This session at the Web 2.0 Summit was a visit with four entrepreneurs who launched in the last year and had involvement in the last Web 2.0 Summit.
Zimbra – Satish Dharmaraj
Launched the Zimbra Collobration Suite last year, and they started selling the suite in March. They just passed 4 million accounts.
Today they are launching the Zimbra offline AJAX client. It works just like Zimbra online, and basically sent messages just stay in the Outbox. When you get back online, you just hit the synchronization button and it syncs up and sells your email.
They are also starting to sell a white label solution. Satish gave a funny demo where they skinned and made Zimbra into an exact replica of the Gmail interface.
Zimbra raised $15 million and hasn’t really touched it. They are trying to disruptive stuff and thought it’d be necessary, but they’re doing pretty well.
Zimbra knew a bunch of developers, so it hasn’t been a big challenge.
Their biggest mistake was asking for an all or nothing on their product suite.
Veoh Networks – Dmitry Shapiro
It’s a peer to peer network, but uses the Netflix queue idea combined with an Internet Tivo. They’ve started dealing with long form high resolution video, and think it changes the way TV work.
They got a Series B round of $12 million, and are doing over 3 million unique visitors. Initially they raised $2 million in a Series A, and they haven’t used much of the Series B yet. They feel they need a warchest because this is a big opportunity and aren’t planning on a quick exit. Their business is very capital expensive.
Finding good developers has been a challenge for them.
One problem they’ve seen is knowing where to stop with features and opportunities. They get presented with many opportunities to extend their video platform and white label things, and they need to keep in control.
Wink – Michael Tanne
A social search engine that launched late last year. They feel that the web is getting more social (no kidding!), and they take user input and help turn those into relevant search results. They put an early beta out earlier in the year, and a month ago they did a major upgrade to the product to take into account all the feedback they got. They also added “collections”, which allows people to put links together that belong in the same community. He gave a nice demo of a Ramones collection.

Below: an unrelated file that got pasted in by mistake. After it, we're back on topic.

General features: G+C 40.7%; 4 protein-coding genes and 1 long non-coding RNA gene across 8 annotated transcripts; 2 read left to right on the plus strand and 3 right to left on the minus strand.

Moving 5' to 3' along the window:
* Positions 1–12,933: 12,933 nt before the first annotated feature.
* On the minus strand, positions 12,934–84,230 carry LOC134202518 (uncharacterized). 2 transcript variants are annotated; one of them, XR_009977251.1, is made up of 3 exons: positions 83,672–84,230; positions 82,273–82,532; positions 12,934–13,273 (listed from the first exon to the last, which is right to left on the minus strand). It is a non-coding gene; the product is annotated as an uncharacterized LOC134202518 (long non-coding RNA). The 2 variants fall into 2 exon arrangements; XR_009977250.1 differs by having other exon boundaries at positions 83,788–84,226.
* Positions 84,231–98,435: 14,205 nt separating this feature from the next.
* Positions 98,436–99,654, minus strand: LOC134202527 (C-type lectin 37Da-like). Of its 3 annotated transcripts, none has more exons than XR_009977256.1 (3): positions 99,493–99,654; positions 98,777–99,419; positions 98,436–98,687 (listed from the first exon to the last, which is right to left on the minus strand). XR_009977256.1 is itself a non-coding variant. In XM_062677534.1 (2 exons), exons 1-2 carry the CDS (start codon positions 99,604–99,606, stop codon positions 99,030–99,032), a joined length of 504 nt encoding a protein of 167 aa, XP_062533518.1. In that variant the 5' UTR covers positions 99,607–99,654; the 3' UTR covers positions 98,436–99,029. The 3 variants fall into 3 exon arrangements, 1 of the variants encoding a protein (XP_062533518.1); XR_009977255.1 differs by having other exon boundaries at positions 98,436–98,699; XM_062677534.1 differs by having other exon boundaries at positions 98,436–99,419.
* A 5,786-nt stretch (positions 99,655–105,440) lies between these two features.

You can also do an Advanced People Search across social networks, which is pretty cool, and also probably makes for a great stalker tool. You can search social networks for specific interests, filter by gender, filter by age, and filter by dating status.
He thinks people should start with an angel investment for a consumer web application, and see where it goes from there. They took $6 million and have only used $1 million of that.
He thought their biggest mistake was probably releasing their product too early before it was ready.
Weblogs Inc./Netscape – Jason Calacanis
It’s been a big year, they sold Weblogs Inc. to AOL, and have now integrated that into AOL. He’s still running Weblogs Inc, but when he got to AOL they were wanting to do something different with Netscape.com since it had been stangnant for a few years. Jason liked what was going on with Digg, del.icio.us, and other sites like that and rolled with the Digg model with an added editorial layer and did meta-journalism.
He thinks they had a rocky start, but things are going well now. He thinks they are less susceptible to gaming, and have vastly different demographics. Digg is 94% male, and Netscape is split pretty evenly between male and female, and they have a more balanced audience. So while tech stories dominate Digg, Netscape sees a mix of general news, politics, and family stories.
To start Weblogs Inc. Jason and Brian Alvey put in their own money, and Mark Cuban then invested low six figures which they didn’t touch.
Finding developers has not been a challenge for them because Jason feels that you just need to have something they believe in, and to find them working at jobs. He said good developers have jobs, so you just need to recruit them away.
He’s felt his biggest mistake is probably six or seven blog posts he’d like to take back. He was used to a transparency and fast acting style, and many in AOL were uncomfortable with that. But they’ve found a good balance and he and other new companies in AOL like Userplane our working with the old guard to push AOL forward.
He also mentioned one problem was parallel entrepreneurs who take on too many projects or get too wide on their main project. Mark Cuban always told him “remember what got us here”, which was a reminder to focus on their profitable blogs and don’t move out into all the other opportunties that were popping up.